The chloride ion is formed when the element chlorine, a halogen, gains an electron to form an anion (negatively-charged ion) Cl. The salts of hydrochloric acid contain chloride ions and can also be called chlorides. The chloride ion, and its salts such as sodium chloride, are very soluble in water. It is an essential electrolyte located in all body fluids responsible for maintaining acid/base balance, transmitting nerve impulses and regulating fluid in and out of cells.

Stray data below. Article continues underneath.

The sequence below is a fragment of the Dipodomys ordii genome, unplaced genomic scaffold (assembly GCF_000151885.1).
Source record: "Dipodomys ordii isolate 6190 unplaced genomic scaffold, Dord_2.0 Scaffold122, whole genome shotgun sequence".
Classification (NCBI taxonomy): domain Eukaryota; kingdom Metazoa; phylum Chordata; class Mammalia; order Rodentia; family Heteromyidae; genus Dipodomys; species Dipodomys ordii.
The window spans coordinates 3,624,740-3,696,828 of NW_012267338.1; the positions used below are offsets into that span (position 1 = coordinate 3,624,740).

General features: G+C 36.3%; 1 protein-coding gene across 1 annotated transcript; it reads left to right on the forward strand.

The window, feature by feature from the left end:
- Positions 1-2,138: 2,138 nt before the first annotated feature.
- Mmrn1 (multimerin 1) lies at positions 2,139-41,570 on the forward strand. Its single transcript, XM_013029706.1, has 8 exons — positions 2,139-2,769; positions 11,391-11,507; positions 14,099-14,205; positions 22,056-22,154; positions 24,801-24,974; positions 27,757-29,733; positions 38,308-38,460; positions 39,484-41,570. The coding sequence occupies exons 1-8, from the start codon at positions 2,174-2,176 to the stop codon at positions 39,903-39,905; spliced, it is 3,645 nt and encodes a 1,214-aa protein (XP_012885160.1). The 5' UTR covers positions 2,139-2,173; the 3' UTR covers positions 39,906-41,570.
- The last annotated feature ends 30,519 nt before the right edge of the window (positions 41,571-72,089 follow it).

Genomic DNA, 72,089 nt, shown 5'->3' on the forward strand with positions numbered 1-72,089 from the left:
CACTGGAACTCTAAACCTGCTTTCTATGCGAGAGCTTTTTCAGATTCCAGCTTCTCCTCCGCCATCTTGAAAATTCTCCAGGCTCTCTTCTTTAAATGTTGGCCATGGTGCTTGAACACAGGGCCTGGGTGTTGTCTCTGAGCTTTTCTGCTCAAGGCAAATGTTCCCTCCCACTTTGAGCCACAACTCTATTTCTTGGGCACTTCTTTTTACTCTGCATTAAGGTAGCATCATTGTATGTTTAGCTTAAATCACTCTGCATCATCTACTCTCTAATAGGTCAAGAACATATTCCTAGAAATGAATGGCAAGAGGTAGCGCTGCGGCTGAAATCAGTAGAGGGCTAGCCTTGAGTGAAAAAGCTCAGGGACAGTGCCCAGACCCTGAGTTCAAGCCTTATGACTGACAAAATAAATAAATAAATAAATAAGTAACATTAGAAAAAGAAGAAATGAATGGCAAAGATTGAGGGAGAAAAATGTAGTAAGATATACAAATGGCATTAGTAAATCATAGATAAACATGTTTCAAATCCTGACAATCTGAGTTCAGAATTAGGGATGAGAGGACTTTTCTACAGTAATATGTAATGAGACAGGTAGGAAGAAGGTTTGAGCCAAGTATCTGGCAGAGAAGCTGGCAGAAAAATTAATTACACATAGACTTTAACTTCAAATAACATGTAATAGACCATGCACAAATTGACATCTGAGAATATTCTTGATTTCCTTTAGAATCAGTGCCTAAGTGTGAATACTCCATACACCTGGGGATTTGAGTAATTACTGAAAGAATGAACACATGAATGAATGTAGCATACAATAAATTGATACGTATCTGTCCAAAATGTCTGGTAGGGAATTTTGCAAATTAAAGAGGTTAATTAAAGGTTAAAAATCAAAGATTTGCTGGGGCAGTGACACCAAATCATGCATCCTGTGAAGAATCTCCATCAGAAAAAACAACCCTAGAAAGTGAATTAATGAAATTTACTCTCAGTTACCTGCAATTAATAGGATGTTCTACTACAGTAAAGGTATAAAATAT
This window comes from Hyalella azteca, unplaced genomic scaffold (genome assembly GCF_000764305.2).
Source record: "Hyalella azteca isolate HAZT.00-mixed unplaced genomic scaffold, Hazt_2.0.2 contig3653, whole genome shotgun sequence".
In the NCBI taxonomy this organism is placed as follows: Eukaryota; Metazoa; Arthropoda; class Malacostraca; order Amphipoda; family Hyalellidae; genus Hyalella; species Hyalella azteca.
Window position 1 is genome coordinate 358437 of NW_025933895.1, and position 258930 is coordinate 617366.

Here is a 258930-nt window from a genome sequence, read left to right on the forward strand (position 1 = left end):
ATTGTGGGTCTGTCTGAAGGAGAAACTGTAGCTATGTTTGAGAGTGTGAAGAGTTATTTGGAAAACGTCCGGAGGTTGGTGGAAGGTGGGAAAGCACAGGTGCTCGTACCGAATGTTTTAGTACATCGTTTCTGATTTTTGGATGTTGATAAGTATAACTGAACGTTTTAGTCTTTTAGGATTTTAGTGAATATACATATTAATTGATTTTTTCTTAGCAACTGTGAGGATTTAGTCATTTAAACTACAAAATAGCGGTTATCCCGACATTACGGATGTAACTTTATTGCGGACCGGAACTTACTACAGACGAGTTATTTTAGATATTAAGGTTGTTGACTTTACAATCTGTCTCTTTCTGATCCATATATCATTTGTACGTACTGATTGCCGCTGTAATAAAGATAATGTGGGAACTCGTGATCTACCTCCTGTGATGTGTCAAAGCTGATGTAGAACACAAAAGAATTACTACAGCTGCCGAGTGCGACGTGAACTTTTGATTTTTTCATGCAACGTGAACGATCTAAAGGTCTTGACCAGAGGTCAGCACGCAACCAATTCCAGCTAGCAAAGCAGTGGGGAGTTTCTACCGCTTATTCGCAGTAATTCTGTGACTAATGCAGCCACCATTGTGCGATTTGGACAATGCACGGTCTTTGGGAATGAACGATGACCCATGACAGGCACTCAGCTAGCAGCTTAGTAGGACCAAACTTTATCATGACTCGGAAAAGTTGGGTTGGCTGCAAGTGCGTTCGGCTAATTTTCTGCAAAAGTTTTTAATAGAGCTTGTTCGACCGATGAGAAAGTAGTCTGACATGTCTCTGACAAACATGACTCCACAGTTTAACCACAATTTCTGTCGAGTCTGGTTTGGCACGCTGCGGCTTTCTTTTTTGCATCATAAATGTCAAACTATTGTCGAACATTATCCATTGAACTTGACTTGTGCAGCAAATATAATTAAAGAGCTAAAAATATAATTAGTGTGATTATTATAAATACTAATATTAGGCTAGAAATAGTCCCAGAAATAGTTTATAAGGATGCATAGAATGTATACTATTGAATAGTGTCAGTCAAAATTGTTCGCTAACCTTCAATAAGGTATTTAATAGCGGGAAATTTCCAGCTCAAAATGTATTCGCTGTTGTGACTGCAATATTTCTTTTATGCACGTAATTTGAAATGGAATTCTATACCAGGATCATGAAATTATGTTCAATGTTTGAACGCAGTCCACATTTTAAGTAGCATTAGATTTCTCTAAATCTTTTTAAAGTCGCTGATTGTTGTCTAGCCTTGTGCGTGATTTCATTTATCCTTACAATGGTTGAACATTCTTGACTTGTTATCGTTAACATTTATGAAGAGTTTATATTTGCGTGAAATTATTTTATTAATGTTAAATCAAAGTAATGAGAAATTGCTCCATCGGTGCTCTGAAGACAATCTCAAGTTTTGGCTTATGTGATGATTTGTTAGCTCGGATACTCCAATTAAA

The word chloride can also form part of the name of chemical compounds in which one or more chlorine atoms are covalently bonded. For example, methyl chloride, more commonly called chloromethane, (CH3Cl) is an organic covalently bonded compound, which does not contain a chloride ion.